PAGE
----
asked the Secretary of State for Energy whether the cost to the domestic consumer of coal, electricity and gas, respectively, has risen faster or more slowly than the retail price index since 1st March 1974.
Between 19th February 1974 and 18th February 1975, the General Index of Retail Prices rose by 20 per cent., while the constituent subgroups for coal and coke, electricity and gas rose by 26 per cent., 35 per cent. and 10 per cent. respectively.
Those are not happy figures, and the figures for 1975–76 are likely to be even less happy. Does my hon. Friend accept that increases of this kind bear disproportionately on the poor, and will he consider publishing a statement each time his right hon. Friend approves an increase in the price of electricity, gas or coal, showing the House the impact of the increase on the poor?
I assure my hon. Friend that the effect of such increases on the poor consumer has been taken into consideration. My hon. Friend has referred to this subject previously, and I know that he is interested in the impact on the index of retail prices. I can tell him that the estimated direct effect on the index of the average domestic basic electricity tariff increase of 28½per cent. announced on 25th March will be 0·7 per cent. If my hon. Friend has particular suggestions to make, my right hon. Friend, as he has always said, is perfectly prepared to listen to them.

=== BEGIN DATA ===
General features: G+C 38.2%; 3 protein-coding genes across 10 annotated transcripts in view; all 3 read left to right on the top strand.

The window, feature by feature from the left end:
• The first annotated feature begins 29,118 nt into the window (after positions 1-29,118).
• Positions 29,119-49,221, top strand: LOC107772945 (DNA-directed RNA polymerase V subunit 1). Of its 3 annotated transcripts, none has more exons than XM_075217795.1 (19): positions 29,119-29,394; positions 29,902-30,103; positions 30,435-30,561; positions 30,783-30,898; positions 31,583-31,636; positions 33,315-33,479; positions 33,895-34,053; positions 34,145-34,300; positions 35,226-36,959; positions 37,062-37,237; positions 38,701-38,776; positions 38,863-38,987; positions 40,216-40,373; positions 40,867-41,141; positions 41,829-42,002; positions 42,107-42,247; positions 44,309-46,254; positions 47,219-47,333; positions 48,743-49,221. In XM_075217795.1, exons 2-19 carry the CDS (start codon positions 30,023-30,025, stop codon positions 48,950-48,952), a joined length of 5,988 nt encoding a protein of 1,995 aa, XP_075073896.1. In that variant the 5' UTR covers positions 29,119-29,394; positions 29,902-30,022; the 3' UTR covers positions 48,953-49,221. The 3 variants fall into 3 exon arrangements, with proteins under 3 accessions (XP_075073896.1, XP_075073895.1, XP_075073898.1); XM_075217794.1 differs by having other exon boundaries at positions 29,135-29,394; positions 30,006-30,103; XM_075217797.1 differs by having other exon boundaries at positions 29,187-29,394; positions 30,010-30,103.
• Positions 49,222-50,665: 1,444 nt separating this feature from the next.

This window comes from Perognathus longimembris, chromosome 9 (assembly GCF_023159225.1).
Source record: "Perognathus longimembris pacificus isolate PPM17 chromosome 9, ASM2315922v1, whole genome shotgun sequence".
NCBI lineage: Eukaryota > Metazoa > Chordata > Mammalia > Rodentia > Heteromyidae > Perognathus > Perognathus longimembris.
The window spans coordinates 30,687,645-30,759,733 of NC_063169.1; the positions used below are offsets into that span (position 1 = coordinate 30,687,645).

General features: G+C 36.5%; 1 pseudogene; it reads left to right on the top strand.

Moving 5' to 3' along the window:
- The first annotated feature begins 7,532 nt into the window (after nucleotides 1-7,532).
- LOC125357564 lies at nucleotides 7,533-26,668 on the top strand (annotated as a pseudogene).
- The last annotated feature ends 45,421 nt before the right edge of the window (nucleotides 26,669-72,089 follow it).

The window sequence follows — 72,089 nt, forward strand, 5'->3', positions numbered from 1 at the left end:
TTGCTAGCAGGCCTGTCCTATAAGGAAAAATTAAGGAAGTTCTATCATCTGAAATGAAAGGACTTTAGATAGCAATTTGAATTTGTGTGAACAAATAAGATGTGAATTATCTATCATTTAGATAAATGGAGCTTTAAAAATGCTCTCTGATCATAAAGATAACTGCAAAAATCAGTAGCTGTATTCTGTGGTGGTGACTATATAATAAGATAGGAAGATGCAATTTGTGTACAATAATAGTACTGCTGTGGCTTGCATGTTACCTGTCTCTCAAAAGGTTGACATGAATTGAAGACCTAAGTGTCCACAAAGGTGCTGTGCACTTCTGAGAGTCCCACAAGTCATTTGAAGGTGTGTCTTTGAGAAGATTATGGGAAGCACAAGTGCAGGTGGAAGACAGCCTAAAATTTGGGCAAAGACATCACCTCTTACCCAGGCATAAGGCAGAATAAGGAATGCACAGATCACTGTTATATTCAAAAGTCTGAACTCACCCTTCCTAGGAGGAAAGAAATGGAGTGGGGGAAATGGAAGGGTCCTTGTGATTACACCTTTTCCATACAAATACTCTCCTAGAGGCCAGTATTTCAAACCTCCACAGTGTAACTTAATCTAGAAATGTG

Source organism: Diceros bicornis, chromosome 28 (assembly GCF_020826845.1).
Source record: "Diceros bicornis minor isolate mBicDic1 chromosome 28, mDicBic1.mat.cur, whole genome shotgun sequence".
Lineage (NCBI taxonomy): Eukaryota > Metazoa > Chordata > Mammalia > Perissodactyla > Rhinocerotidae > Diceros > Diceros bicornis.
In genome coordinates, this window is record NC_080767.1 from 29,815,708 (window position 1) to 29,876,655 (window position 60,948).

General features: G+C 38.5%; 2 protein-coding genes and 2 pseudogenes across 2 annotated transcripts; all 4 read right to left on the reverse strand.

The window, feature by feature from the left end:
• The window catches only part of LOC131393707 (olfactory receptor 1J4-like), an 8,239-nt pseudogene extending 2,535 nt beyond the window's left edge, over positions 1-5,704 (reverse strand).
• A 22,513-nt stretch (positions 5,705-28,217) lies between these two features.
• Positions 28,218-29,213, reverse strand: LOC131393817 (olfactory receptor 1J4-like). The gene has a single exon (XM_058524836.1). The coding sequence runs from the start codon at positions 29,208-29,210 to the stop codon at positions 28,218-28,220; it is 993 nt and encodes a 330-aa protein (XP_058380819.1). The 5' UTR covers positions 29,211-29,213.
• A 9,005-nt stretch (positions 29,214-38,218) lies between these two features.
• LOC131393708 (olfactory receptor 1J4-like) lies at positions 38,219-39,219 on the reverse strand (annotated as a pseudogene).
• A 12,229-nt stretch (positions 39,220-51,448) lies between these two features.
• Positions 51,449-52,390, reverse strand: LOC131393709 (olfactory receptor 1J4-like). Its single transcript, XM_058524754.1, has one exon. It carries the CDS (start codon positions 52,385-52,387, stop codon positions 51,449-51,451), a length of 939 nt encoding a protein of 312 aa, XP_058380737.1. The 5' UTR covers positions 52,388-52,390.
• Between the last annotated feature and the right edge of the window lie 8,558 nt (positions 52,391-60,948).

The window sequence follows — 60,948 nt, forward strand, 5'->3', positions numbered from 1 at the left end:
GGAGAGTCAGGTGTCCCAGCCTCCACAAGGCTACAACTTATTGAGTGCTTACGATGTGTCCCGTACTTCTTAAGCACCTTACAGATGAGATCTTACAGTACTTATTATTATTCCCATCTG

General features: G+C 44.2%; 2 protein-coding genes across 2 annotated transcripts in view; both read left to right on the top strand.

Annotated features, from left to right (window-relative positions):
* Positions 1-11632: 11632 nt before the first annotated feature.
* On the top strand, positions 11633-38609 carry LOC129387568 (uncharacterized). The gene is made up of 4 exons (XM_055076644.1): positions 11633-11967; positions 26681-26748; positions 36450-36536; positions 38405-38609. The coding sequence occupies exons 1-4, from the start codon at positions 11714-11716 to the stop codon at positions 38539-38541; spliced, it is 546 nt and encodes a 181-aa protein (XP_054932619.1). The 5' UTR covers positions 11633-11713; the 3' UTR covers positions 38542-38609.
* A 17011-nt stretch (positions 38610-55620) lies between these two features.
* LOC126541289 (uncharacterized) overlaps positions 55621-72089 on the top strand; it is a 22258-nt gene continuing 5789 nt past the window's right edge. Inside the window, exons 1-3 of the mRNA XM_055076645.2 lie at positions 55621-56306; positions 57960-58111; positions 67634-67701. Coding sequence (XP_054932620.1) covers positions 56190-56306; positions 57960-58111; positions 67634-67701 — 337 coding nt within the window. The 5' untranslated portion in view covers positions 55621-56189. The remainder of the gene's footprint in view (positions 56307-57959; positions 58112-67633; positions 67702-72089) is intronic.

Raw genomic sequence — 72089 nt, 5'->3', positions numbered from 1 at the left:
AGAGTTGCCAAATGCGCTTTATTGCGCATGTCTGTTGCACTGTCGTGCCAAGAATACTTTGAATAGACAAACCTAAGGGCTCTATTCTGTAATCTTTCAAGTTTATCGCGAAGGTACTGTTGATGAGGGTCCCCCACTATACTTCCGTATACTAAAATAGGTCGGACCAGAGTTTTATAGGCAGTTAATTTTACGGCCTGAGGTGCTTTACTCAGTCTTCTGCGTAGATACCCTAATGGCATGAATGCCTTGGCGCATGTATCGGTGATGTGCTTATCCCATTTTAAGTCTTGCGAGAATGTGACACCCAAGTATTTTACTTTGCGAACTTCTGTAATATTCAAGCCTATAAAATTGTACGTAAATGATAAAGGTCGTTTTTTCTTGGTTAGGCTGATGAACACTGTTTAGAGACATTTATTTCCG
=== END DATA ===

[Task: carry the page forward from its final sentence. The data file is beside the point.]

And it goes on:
Would it not at least be helpful if the Department of Energy coordinated its activities and allowed grants to be made available to the relatively less well off for purposes of insulation?
In her statements to the House, my right hon. Friend the Secretary of State for Social Services has made clear that she has taken into account the need to assist poor consumers and pensioners. The question of insulation and grants for that purpose has been raised in the House before, when it was made clear that it would be extremely difficult to start from scratch now to insulate dwellings, this being something which all Governments should have tackled some considerable time ago.
Does my hon. Friend realise that in smokeless zones in my constituency domestic consumers have recently had to face yet another increase in the cost of solid smokeless fuel amounting to 14 per cent., bringing the price per hundredweight bag up to £2? This is causing real hardship to poor people, especially old-age pensioners. Is there nothing that the Department of Energy can do about it?
In the context of my hon. Friend's question, relating to the effect of recent price increases, whether for coal or for smokeless fuel, I can tell him that of the expected £370 million extra revenue accuring to the National Coal Board in 1975–76 only £40 million will come from the domestic market. My hon. Friend expresses special concern for pensioners, and I remind him that there was a record uprating of pensions by 29 per cent. last July, with a 16½per cent. increase in the maximum amounts of family income supplement, and there is to be a further uprating of pensions and related benefits of 16 per cent. this April. Moreover, there have been extra heating additions. If my hon. Friend wishes to pursue this matter, I am sure that my right hon. Friend the Secretary of State for Social Services will be only too happy to give him any information he wants.